## Grants and Contracts Details

### Description

The study of curves is a central topic in algebraic geometry. Brill-Noether theory aims to study
the geometry of a curve by examining all of its maps to projective space, or equivalently all of its
linear series. Over the past century, the field has shifted from studying fixed to general curves –
that is, general points in the moduli space of curves Mg. This proposal focuses on outstanding
problems in the theory of curves and their moduli, and an approach to them using tropical Brill-
Noether theory.
This program has had recent success in two areas:
• A proof that the moduli spaces M22 and M23 are of general type, by establishing cases of
the Strong Maximal Rank Conjecture.
• A generalization of the Brill-Noether Theorem for general curves in the Hurwitz space Hg,k.
Building on this success, this proposal begins with the problem of computing the Kodaira dimensions
of certain moduli spaces, including Hurwitz spaces, moduli spaces of curves, and moduli
of Prym varieties. These problems serve as motivation, as each one leads to a fundamental problems
in the geometry of curves and related objects. Many of the proposed projects are essentially
combinatorial, using tropical geometry as a tool to translate geometric questions into combinatorial
ones. This includes the connection between Hurwitz spaces and Coxeter systems of type
A, as well
as the relationship between tropical linear series and the combinatorics of matroids.
2. Intellectual Merit
This proposal uses tropical methods to study problems of fundamental importance in algebraic
geometry. The principal objects of study, including Hurwitz spaces, moduli spaces of curves,
and related combinatorial structures, are of central interest not only in algebraic geometry, but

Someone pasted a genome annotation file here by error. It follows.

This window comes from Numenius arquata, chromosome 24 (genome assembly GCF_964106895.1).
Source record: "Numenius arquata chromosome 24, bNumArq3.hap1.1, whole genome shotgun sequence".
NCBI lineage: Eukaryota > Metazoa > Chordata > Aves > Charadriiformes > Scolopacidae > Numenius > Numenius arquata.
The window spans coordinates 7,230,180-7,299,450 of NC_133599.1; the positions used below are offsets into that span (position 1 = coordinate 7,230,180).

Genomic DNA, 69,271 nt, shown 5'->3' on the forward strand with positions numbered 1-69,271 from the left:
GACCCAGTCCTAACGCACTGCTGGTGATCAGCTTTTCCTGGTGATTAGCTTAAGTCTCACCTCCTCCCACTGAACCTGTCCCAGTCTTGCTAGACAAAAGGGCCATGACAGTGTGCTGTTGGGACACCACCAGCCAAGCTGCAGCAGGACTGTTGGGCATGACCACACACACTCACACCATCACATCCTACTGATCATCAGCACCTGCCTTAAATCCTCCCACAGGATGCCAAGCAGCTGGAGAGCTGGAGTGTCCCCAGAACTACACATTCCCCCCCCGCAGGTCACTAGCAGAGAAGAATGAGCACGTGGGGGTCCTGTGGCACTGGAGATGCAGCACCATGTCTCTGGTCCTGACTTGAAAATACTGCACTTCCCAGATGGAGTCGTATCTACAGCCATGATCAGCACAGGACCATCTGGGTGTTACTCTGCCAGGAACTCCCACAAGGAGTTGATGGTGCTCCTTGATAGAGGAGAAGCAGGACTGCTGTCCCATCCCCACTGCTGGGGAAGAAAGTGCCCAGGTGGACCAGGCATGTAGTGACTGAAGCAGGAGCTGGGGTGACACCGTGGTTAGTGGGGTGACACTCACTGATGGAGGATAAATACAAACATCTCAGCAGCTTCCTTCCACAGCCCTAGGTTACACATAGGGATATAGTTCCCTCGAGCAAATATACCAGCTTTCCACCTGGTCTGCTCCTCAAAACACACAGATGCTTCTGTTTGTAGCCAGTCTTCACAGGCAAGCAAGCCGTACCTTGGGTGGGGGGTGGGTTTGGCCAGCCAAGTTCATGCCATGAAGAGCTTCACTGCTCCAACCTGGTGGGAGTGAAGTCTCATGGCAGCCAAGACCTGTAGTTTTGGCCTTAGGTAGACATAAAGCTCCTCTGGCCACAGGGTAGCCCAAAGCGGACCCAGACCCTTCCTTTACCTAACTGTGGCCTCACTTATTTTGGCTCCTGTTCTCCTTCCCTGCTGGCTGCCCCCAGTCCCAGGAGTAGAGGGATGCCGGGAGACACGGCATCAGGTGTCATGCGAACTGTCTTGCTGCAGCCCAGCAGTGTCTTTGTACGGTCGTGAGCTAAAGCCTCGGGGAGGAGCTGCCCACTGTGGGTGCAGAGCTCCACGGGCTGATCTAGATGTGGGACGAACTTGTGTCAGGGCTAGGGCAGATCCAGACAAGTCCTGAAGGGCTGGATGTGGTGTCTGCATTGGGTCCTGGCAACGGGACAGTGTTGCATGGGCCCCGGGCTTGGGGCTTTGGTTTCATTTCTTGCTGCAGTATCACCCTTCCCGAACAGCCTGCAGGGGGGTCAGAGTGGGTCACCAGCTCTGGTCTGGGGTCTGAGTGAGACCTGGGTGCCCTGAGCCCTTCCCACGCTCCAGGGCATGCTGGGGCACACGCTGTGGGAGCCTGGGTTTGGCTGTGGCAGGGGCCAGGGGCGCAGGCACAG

in topology, representation theory, number theory, and mathematical physics. Although these
moduli spaces have been studied extensively by generations of mathematicians, many of their basic
geometric properties remain unknown.
Recent developments in tropical geometry and combinatorics pave a path forward. These methods
have already been used to explore the Kodaira dimensions of moduli spaces and the Brill-
Noether theory of general covers, and this project will further develop these results. At the same
time, this project will push toward a deeper understanding of the combinatorics and geometry
underlying this recent progress.
3. Broader Impacts
In conjunction with this research program, the primary educational component of this proposal
concerns the Math Lab at the University of Kentucky. The lab serves as a central hub for undergraduate
research in the UK math department, where the PI has served simultaneously as a
project mentor and assistant director of communications since the lab’s inception five semesters
ago. Additional activities with significant broader impacts include mentoring postdocs, supervising
PhD students, and organizing conferences and summer schools.

Status | Active |
---|---|

Effective start/end date | 6/1/21 → 5/31/24 |

### Funding

- National Science Foundation: $292,882.00

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